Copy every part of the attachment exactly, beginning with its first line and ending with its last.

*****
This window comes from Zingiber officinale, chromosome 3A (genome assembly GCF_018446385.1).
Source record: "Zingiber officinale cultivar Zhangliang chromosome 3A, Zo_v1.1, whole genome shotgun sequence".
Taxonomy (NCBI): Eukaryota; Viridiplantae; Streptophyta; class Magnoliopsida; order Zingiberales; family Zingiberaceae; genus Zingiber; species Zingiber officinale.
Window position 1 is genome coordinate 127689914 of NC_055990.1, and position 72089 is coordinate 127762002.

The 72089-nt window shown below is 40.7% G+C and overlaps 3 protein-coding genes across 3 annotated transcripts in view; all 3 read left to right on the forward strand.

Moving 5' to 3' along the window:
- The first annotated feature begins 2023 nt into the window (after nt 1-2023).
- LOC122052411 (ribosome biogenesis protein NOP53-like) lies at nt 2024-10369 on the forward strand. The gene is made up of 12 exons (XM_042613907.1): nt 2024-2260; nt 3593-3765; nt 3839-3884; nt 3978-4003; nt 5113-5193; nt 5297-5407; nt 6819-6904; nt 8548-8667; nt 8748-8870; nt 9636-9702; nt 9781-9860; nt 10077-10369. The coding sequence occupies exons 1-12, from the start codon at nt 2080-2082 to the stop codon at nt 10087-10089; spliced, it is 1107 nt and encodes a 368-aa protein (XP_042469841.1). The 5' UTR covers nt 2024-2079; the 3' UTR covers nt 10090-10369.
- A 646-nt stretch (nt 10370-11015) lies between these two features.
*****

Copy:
This window comes from Zingiber officinale, chromosome 3A (genome assembly GCF_018446385.1).
Source record: "Zingiber officinale cultivar Zhangliang chromosome 3A, Zo_v1.1, whole genome shotgun sequence".
Taxonomy (NCBI): Eukaryota; Viridiplantae; Streptophyta; class Magnoliopsida; order Zingiberales; family Zingiberaceae; genus Zingiber; species Zingiber officinale.
Window position 1 is genome coordinate 127689914 of NC_055990.1, and position 72089 is coordinate 127762002.

The 72089-nt window shown below is 40.7% G+C and overlaps 3 protein-coding genes across 3 annotated transcripts in view; all 3 read left to right on the forward strand.

Moving 5' to 3' along the window:
- The first annotated feature begins 2023 nt into the window (after nt 1-2023).
- LOC122052411 (ribosome biogenesis protein NOP53-like) lies at nt 2024-10369 on the forward strand. The gene is made up of 12 exons (XM_042613907.1): nt 2024-2260; nt 3593-3765; nt 3839-3884; nt 3978-4003; nt 5113-5193; nt 5297-5407; nt 6819-6904; nt 8548-8667; nt 8748-8870; nt 9636-9702; nt 9781-9860; nt 10077-10369. The coding sequence occupies exons 1-12, from the start codon at nt 2080-2082 to the stop codon at nt 10087-10089; spliced, it is 1107 nt and encodes a 368-aa protein (XP_042469841.1). The 5' UTR covers nt 2024-2079; the 3' UTR covers nt 10090-10369.
- A 646-nt stretch (nt 10370-11015) lies between these two features.